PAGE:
We just returned from a week in Valle de Bravo and Toluca, which are about 1½ hours from Mexico City. We flew into Toluca on a direct flight from Puerto Vallarta. There were four couples, and upon arrival at the airport, we all went to pick up our rental cars.
Our first stop was at the Botanical Gardens in the city square in Toluca. This building was formerly used as a market.
“Completed in 1910 as part of Mexico’s centennial celebration, the former City of Toluca Market boasts over 5,000 square meters of botanical gardens featuring over 400 plant species housed in a building largely made of stained glass – a remarkable spectacle combining sight, sound and environment.
The stained glass, finished in 1990 by Leopoldo Flores Valdes, includes 28 different colors of glass and is considered one of the largest artworks in the world. In the glass, Flores Valdes sought to depict his interpretation of time, movement and the contradictory phenomena taking place in matter, from a cosmogonical perception.
Scattered throughout the gardens are a series of fountains that bubble and gurgle incessantly, creating a sense of peace and tranquillity. And the sunlight filtering through all that stained glass bathes the interior with an eerie but subtle glow all to its own.”
We spent our first night in Toluca, and the next morning, we drove to the Piedra Herrada Sanctuary to see the monarchs. It was about a 2 hour drive.
The sanctuary is managed and cared for by the Ejido. The altitude was over 8,000 feet, so we had to decide if we were going to hike 3 km to the top of the mountain, or go by horseback. Donna chose horseback, and I thought I would hike. After less then 10 minutes, I was so out of breath that the guide had to radio back for a horse to be brought to me. Riding was a much better idea.
The horses took us the first 2 km and we hiked the last 1 km.
The butterflies will only fly when the sun is out. When we arrived it was still very cool, and the sun was just beginning to peak through the foliage. The butterflies were clinging to the trees. There were so many that the trees looked like the bark was very thick.
As the clusters were exposed to the sun, they began to spring to life. What a magnificent sight. These butterflies flew from Canada to Texas, and then to Mexico. It is an experience I will never forget.
We then drove to Valle de Bravo, a surprise for Donna and I. We did not expect it to be such a beautiful town. We stayed in a large home on the cliff that overlooked the lake and the town. That night, there was a thunderstorm with lots of lightening, that was also a sight to see from the house.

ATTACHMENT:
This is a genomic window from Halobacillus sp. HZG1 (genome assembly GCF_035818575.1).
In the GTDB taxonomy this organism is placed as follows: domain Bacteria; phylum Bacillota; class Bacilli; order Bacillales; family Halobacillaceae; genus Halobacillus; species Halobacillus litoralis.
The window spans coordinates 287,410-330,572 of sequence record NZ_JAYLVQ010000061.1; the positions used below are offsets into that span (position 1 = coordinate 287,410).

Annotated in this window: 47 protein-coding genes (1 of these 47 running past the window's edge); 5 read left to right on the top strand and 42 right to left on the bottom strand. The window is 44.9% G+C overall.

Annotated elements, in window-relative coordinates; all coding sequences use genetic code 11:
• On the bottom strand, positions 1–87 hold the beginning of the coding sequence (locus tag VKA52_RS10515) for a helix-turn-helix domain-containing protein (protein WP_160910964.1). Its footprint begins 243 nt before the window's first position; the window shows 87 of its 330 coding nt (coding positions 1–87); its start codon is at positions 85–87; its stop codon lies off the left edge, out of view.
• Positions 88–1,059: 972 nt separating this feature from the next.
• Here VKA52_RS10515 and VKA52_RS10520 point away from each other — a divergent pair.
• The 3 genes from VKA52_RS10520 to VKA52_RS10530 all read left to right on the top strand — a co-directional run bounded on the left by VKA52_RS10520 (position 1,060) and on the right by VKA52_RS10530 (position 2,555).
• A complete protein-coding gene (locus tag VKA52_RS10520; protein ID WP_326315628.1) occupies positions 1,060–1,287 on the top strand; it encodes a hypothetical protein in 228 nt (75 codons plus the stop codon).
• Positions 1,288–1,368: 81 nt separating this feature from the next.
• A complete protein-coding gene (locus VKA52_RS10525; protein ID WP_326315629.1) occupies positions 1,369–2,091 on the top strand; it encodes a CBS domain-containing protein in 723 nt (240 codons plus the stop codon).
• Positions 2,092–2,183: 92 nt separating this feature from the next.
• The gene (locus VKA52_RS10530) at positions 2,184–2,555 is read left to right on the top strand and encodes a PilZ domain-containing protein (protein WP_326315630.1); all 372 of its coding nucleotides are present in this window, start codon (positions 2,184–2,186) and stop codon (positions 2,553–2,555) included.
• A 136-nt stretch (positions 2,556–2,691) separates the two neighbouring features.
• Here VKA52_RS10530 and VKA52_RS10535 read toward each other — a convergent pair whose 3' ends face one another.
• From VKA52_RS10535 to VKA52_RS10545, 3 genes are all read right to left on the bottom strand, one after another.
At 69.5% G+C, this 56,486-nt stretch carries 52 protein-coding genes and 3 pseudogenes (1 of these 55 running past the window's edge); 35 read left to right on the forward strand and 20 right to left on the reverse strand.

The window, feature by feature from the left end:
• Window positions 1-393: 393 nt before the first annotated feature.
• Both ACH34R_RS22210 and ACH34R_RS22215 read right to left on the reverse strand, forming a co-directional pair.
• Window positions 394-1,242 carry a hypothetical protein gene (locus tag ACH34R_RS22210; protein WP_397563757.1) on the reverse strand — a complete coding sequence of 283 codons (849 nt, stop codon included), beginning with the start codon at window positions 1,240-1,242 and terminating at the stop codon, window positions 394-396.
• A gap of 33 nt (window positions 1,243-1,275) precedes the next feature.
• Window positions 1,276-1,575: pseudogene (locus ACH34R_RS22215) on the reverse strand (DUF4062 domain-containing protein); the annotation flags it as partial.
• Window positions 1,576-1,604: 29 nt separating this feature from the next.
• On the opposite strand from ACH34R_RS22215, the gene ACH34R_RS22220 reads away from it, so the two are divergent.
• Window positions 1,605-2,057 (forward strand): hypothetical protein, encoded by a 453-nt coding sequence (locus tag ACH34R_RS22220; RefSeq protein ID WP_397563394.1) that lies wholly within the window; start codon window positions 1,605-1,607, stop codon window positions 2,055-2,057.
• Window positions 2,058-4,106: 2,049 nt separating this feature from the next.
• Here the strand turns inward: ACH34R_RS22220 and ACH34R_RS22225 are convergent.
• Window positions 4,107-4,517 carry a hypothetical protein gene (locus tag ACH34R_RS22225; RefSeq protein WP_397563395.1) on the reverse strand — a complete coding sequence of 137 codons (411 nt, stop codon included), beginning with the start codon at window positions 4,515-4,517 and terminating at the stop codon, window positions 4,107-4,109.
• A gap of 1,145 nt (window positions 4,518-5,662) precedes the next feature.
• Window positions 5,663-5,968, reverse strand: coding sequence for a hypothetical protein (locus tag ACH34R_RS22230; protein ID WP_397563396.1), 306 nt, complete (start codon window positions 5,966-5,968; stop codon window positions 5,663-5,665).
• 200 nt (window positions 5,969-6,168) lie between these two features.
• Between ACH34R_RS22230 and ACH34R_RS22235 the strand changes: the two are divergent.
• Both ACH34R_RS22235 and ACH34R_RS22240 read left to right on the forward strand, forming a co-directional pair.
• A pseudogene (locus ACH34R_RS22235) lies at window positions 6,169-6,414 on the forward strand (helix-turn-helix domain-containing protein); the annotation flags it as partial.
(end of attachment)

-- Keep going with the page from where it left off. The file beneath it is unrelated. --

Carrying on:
The next day we explored the town. It was like being in small villages in Europe. Old buildings and very narrow streets. Valle de Bravo has been designated as a Pueblo Magico. To have this certification, the town has to meet certain strict criteria by the Mexican government in charge of culture.
Three couples took a boat ride around the lake. It was like looking at White Rock in BC. Huge beautiful homes built on the cliffs. These homes are used by wealthy Mexicans from Mexico City that come to relax. Consequently the prices in the restaurants were a little more than back in our town of La Peñita, but we had some fantastic meals nonetheless.
Portable knife sharpener
That night, when we were getting ready for bed, Donna saw a scorpion on the wall. I killed it. I had killed one in the shower that morning as well, but I didn’t tell her about. Consequently, we decided we were not spending that last two nights in that room, and chose to sleep upstairs in the living room. Our bedroom was on the lowest level of the house, and the scorpions had come in from the rain, to stay dry. We have never seen a scorpion in all the years we have been here in Mexico.
The last day, we drove around the lake to Nuevo Santo Tomás de los Plátanos, a small village that has two families who make ice cream. The owner of the shop we went to has been making ice cream since he was 12 years old. He is now 72.
The location of this town was originally a few kilometers away, until the construction of the dam in the 1940s of the same name, which created a reservoir that flooded the whole town. Today, the new town lies 2 kilometers from the site of the original town. You can still see the steeple of the church protruding out of the water, where the original town was located.
We are now back in La Peñita. It is hard to believe that we only have 6 more weeks here, before we head north.
by George & Donna Steensma (Vancouver, BC)
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